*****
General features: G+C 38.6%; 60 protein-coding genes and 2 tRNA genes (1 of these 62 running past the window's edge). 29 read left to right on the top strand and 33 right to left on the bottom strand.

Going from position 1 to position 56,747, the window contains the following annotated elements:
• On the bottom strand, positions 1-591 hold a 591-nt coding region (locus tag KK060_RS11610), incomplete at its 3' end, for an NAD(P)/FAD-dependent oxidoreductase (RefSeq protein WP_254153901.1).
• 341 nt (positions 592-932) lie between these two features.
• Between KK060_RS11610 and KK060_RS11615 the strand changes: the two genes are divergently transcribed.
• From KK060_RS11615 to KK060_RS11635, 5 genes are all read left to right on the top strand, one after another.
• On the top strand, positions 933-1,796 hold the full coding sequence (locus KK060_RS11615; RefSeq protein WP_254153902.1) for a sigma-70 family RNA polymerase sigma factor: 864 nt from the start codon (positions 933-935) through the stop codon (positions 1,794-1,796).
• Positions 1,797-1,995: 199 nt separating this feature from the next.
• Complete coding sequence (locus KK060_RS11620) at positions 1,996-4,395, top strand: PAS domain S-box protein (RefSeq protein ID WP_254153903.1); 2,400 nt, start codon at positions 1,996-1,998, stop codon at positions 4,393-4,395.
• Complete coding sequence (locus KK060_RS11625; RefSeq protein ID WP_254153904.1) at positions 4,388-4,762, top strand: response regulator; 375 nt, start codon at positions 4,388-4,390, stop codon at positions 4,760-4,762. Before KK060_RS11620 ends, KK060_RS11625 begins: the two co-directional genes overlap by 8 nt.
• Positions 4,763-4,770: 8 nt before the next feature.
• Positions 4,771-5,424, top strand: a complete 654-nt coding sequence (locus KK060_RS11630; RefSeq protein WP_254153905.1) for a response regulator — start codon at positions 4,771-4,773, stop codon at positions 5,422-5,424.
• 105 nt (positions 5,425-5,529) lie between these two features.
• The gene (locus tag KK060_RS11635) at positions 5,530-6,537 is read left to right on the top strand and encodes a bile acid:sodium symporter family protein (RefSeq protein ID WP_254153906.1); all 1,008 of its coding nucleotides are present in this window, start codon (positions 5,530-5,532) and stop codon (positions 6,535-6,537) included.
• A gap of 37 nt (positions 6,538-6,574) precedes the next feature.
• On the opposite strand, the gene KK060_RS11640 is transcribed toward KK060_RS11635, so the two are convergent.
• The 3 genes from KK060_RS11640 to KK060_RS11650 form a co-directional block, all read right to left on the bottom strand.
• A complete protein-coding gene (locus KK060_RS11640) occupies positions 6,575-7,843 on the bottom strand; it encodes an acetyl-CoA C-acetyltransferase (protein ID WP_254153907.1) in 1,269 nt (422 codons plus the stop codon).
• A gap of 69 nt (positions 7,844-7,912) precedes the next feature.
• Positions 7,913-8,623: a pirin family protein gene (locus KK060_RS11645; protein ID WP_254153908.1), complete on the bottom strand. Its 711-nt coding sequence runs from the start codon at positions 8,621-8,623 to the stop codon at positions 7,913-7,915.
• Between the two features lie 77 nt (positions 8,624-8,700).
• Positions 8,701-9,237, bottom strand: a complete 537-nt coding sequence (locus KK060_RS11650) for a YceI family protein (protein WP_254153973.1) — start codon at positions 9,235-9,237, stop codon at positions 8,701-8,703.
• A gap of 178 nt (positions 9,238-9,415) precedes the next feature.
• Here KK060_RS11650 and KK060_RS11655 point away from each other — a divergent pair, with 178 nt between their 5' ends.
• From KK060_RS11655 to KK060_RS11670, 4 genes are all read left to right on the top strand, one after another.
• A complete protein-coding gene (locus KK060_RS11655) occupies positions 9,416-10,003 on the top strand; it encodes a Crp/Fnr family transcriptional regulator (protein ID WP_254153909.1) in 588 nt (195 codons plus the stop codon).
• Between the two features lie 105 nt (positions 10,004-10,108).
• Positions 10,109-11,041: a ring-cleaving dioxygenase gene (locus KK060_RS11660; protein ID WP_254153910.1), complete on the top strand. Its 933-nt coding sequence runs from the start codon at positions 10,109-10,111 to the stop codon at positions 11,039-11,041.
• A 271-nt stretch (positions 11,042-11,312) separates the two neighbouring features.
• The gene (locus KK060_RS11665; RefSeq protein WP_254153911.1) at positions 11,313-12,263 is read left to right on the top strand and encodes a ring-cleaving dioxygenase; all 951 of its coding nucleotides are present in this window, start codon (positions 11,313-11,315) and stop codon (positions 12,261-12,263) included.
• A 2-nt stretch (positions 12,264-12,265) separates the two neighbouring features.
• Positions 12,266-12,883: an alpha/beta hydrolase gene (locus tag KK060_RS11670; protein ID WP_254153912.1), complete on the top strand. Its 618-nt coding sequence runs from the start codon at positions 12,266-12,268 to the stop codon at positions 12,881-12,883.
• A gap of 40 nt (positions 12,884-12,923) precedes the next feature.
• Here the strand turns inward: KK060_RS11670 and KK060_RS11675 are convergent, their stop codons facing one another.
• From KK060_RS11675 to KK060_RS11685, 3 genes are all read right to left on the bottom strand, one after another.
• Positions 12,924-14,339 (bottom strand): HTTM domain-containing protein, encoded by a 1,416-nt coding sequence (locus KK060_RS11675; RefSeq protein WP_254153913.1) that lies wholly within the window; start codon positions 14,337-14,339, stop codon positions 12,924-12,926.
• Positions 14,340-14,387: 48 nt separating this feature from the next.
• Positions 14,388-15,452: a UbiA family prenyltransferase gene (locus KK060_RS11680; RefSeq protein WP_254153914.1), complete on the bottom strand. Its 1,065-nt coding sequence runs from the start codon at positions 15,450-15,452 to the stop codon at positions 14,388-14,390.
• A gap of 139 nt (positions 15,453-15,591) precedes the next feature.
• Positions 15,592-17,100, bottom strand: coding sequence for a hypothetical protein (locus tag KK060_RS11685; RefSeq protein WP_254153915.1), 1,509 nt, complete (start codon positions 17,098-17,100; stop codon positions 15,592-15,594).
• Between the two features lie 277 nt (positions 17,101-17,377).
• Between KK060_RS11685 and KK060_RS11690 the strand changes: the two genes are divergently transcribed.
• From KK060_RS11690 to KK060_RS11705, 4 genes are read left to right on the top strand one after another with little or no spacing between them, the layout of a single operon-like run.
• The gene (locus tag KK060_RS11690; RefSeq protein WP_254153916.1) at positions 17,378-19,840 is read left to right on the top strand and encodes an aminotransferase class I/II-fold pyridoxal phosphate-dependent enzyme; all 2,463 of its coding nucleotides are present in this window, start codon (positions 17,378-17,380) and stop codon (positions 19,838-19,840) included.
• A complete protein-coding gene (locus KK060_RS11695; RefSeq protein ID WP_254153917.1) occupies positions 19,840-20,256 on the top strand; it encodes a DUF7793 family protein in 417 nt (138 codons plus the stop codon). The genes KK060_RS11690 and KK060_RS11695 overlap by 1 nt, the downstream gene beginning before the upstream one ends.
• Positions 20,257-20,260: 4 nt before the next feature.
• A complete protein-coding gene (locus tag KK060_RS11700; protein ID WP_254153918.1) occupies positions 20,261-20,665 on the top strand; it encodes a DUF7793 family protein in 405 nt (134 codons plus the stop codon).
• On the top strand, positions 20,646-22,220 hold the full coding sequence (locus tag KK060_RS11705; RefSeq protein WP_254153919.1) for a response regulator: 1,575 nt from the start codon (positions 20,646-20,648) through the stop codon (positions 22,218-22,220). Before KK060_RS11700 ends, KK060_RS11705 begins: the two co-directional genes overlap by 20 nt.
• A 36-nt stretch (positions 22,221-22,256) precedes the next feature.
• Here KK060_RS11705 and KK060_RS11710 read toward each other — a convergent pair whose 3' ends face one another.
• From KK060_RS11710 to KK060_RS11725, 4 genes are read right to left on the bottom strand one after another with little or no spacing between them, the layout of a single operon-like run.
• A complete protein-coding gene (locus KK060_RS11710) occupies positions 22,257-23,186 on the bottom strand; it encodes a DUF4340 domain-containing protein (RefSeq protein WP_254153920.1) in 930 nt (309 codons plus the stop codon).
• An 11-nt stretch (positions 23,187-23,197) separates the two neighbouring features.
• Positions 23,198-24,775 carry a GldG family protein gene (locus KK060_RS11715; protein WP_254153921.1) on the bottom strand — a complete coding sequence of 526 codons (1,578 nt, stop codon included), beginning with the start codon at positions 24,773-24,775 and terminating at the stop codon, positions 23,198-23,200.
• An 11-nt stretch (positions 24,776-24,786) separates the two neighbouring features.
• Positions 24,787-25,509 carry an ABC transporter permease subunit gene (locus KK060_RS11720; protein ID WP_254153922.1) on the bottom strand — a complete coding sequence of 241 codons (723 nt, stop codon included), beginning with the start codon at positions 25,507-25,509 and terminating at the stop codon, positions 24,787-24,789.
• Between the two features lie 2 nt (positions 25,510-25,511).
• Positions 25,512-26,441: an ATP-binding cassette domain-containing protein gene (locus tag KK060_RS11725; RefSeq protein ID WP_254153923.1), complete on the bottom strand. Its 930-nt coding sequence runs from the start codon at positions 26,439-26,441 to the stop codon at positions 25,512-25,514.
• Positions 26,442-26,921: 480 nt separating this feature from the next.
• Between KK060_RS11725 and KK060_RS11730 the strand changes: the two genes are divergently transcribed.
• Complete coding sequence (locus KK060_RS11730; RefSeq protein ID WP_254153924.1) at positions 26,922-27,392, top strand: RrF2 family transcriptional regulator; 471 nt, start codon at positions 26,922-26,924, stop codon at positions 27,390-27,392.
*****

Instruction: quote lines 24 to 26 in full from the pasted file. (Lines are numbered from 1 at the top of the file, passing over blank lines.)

• Here KK060_RS11650 and KK060_RS11655 point away from each other — a divergent pair, with 178 nt between their 5' ends.
• From KK060_RS11655 to KK060_RS11670, 4 genes are all read left to right on the top strand, one after another.
• A complete protein-coding gene (locus KK060_RS11655) occupies positions 9,416-10,003 on the top strand; it encodes a Crp/Fnr family transcriptional regulator (protein ID WP_254153909.1) in 588 nt (195 codons plus the stop codon).